Examples of cognitive bias

Example 1: Karl Power

Karl Power joins the players of Manchester United FCOn the left you can see the Manchester United team lining up immediately before a game against FC Bayern in 2001, in Munich. What you may not spot straight away is that there are 12 men in this photograph. The man standing at the far left is not a Manchester Utd player. Instead he is a hoaxer called Karl Power, who ran out with the team and joined the photograph. The full story of this hoax is available here.

How could he get away with this? Even the players do not seem to have noticed. Only Roy Keane (far right) appears to think something is wrong: even Andy Cole, next to Power, seems oblivious.

Beyond simply having the chutzpah to do it, the key element of Power’s stunt was the fact he was wearing a Manchester United kit, the same as the rest of the team. Think about what a football kit is actually for. It is to recognise the other members of your team, sure – but there are other ways we recognise people, principally their faces instead of their clothes [*]. But during football matches this is impractical. It would take too much cognitive work in such a fast-paced, high-pressure and dynamic environment as a football match to pass the ball to people whose faces you must first recognise. The kit makes things far easier.

Had Power run out wearing a business suit he would have been stopped immediately. But the security guards around the players’ tunnel – and remember, this match did not take place at Old Trafford, Man Utd’s home ground – would have taken a considerable risk had they stopped a real player, dressed in the Man Utd kit, running out at the start of the match simply because they did not recognise his face. (Perhaps he may even have been a little-known reserve player called up to the team – it does happen.) So on he ran. Nor are the photographers going to challenge Power when they are far more interested in getting several good, and potentially valuable, shots of the team before this important game.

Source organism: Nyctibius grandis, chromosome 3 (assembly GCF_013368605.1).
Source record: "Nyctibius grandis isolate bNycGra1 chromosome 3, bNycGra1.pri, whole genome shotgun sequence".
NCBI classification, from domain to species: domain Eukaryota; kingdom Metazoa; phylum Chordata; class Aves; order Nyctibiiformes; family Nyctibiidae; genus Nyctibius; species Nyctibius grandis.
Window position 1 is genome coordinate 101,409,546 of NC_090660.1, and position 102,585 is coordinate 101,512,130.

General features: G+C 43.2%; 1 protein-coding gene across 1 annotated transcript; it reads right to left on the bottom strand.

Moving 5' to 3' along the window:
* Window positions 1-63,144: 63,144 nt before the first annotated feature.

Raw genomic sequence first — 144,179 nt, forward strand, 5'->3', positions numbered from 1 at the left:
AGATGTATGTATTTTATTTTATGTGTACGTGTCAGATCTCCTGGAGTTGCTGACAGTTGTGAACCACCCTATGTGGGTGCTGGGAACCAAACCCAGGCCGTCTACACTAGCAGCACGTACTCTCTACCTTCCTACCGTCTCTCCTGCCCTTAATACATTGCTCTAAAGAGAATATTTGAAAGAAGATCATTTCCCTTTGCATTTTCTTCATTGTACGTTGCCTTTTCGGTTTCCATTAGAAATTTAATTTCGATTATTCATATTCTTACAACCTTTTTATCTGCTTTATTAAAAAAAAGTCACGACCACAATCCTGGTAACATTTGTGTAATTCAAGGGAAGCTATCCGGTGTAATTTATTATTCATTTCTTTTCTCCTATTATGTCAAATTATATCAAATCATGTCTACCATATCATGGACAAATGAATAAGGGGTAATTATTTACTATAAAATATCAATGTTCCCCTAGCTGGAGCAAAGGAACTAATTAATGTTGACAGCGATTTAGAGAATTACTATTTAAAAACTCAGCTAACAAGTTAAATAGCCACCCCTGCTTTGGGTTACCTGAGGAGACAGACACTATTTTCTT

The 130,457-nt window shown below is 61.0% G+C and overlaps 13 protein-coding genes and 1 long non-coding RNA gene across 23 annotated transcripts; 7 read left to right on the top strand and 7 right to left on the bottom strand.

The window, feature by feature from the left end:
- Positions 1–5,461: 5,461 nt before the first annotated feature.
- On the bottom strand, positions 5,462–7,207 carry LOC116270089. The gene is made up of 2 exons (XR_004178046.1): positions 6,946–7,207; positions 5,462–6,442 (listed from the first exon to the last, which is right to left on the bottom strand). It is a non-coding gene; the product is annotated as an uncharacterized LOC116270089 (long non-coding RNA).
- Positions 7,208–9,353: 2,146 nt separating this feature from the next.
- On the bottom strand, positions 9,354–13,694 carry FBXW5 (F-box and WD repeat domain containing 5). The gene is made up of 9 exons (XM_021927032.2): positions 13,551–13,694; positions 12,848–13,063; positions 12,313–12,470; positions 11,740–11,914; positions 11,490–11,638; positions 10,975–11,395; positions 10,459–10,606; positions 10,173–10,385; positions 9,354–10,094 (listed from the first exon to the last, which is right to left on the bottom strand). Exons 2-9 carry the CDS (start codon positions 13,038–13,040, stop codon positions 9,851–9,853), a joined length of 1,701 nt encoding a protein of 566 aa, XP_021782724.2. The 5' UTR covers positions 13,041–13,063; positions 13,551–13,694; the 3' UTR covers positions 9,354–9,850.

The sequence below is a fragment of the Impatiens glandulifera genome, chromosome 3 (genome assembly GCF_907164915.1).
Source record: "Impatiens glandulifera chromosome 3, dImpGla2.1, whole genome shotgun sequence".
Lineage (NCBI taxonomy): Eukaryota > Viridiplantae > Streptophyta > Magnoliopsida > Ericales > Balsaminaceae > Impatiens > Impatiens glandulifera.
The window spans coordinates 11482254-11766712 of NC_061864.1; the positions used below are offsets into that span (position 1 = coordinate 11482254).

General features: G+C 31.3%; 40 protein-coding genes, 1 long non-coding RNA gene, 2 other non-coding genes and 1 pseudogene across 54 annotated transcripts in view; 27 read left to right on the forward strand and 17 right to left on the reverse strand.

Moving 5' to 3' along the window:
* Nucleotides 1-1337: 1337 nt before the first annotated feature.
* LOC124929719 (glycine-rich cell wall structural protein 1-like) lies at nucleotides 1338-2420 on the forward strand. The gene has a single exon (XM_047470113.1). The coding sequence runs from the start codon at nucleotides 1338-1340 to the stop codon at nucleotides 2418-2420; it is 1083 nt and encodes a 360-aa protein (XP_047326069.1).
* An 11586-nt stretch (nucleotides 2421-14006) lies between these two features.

This is therefore a classic case of misdirection, and of how our cognitive architecture can simply stop us seeing the very obvious.

[*] The BBC story does suggest that Power bears some resemblance to former Man Utd star Eric Cantona, which may have contributed to the deception as well; but I find this less likely than the other reasons I suggest.

Example 2: The basketball game

This link – http://viscog.beckman.illinois.edu/flashmovie/15.php – will take you to a film of a basketball game. The point of the film is that you count the number of times the balls are passed between players wearing white. You may have already seen this, of course, but when you watch it for the first time, try to perform this count, and do so before coming back and reading the next paragraph.

If, on your return, you have failed to see the point of doing this, well, you are right – that was not the point. So go back and watch it again without concentrating on the balls.

Even more so than example 1, this is a classic illustration of misdirection – more specifically, the phenomenon of cognitive load. We can only concentrate on so much at one time and are quite capable of missing very obvious things if we are not specifically looking for them.

All researchers need to be aware of this. You may think these relatively trivial and non-academic examples are interesting, but not relevant to research, because that activity takes place over a longer period and is more involved. On the contrary: these illustrate key aspects of how we filter the sensory information all around us, so ultimately, cannot help but also affect our absorption of textual and other educational information as well. As said in the audio file, many of the processes and structures of good research are designed precisely so that subjective, cognitive biases can be overcome with reference to other forms of valuing information, the objective level of scientific method and accuracy, and the intersubjective validation of that information through engagement with colleagues by publication, conferences, seminars and informal conversations. The place to start, however, must always be with an awareness of how our own minds can easily trick us.

For dozens – literally – of other cognitive biases, see the resource at http://www.scribd.com/doc/30548590/Cognitive-Biases-A-Visual-Study-Guide.


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